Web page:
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Archive for October, 2010

The Difference A Day Makes

This month, the writer’s critique group was switched from the third Wednesday to the third Tuesday. I was pleased to find more people attended and a new member joined us. I was caught off guard as I hadn’t printed as many hand-outs as I normally run off, but for problems to have, that was a tiny one.

I love the members of my writer’s group. If I ever get a book deal, each of them will be given a mention on the “Special Thanks to…” page.

A change in the day had reproductions I didn’t anticipate. I couldn’t ‘switch’ my activities from Tuesday to Wednesday easily, so I’m running behind yet again. I had an FB email to answer which I was able to put off for a day. But then I received a volley of emails from someone I sent a physical letter and several pieces to a few weeks ago. This threw me off kilter because I thought I wouldn’t receive any response for a while yet. Those emails were fun to read though. More fodder…

So, when I started the ‘Celebration thread’ this afternoon, I was just about ashamed of myself. I only had one submission to report, and that was made early this morning. (Fingers crossed.) After babysitting, I ran up here to start to send out a few more things and now I am back to an “11” in my list of things sent out.

Tomorrow, because I didn’t go shopping today, I’ll have to do that and then on Sunday there is the kick-off party for NaNoWriMo. I can’t believe I’m saying this, but I am looking forward to the relative easy pace of November’s 1667 words a day — everyday.

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The Arithmetic in Writing

Years ago, I came across the theory that if you had 12 things ‘out,’ you could expect one of them to be accepted. The first time I managed that, I had a poem published. Since then, I’ve kept a list and I make a line after I submit 12 individual things. Right now, I have 11 things listed since the last line I drew, so I’m antsy to get a ‘twelfth’ out.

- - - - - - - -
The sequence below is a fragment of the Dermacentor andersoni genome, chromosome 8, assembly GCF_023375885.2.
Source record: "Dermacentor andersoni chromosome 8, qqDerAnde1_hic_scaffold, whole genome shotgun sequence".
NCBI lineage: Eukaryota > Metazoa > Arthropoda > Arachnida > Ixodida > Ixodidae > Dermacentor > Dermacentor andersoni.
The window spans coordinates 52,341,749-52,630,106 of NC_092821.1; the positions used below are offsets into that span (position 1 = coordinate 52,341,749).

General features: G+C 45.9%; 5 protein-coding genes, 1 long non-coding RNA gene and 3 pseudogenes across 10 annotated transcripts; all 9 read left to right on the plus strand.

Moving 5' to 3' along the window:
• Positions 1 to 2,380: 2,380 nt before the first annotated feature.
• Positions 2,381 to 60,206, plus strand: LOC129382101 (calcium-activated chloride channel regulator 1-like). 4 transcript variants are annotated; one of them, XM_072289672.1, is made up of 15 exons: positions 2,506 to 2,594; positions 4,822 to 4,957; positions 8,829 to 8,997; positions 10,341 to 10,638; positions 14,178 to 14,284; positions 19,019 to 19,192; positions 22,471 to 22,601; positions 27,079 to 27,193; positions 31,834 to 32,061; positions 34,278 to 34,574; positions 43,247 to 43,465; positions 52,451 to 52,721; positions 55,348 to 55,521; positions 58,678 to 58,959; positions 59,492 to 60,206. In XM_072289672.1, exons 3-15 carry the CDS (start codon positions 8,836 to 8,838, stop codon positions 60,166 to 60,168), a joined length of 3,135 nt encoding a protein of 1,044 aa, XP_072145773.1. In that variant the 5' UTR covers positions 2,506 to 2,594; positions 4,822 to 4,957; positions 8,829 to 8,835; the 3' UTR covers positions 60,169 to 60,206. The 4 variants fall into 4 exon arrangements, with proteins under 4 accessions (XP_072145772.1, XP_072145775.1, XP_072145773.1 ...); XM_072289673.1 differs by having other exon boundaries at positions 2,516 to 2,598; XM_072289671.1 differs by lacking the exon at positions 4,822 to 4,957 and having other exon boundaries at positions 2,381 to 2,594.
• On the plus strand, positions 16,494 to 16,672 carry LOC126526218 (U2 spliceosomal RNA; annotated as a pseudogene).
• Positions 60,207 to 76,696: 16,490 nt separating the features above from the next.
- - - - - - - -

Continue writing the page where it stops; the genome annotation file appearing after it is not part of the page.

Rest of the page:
I like to draw lines…

This led me to consider how valid the theory was, so I did the math. Since starting the list, I have sent out 295 things and 20 are still out = 275. I’ve had 17 things accepted/published, which puts me at 16.17 things submitted before 1 acceptance. Not bad. But if I add ‘special mentions’ (5) that takes me to 12.5 items submitted per 1 acceptance–which is awfully close to proving the theory. (I include everything in that list — from grant applications to New Yorker cartoon captions, letters to the editor to Scriblophile contest entries.)

The other bit of math I’ve been thinking about comes from Stephen King in his “On Writing.” In it he gives an equation that after a story is written, 10% should be trimmed. I agree with that — 90% of the time — in regards to my own writing. After years and years of hearing: “Trim! Cut! Less is more!” I feel trained. I automatically edit out ‘thats’ as I write, which is really going to be a hindrance when I start NaNoMo in less than a month…

Regardless, I’ve looked at a few things I wrote years ago and 10% is not always enough. In the last few hours, I’ve taken a 2890 word story written in the 1990’s and cut it down to 1677 words. I need to leave it for now and see how it reads in the morning, though I suspect a few more dozen words can be deleted.

That wasn’t effortless. I’d re-read it recently and didn’t think there was any saving this story at all. Once I gave up hope of ever being able to fix it for possible publication, I came up with a ‘fix’. Strange, isn’t it? It’s strange to me. I start browbeating myself, telling myself how horrible I am as a writer and then, boom: someone says ‘I like your story. I want to publish it.’ And on a few other days, I think, ‘Yes! This is good. It will be accepted and I’ll get the big bucks and be published in Glimmer Train.’ Then I receive the form rejection ‘why are you bothering us?’ email.

Sigh…

The ups…

The downs…

The life of one writer…

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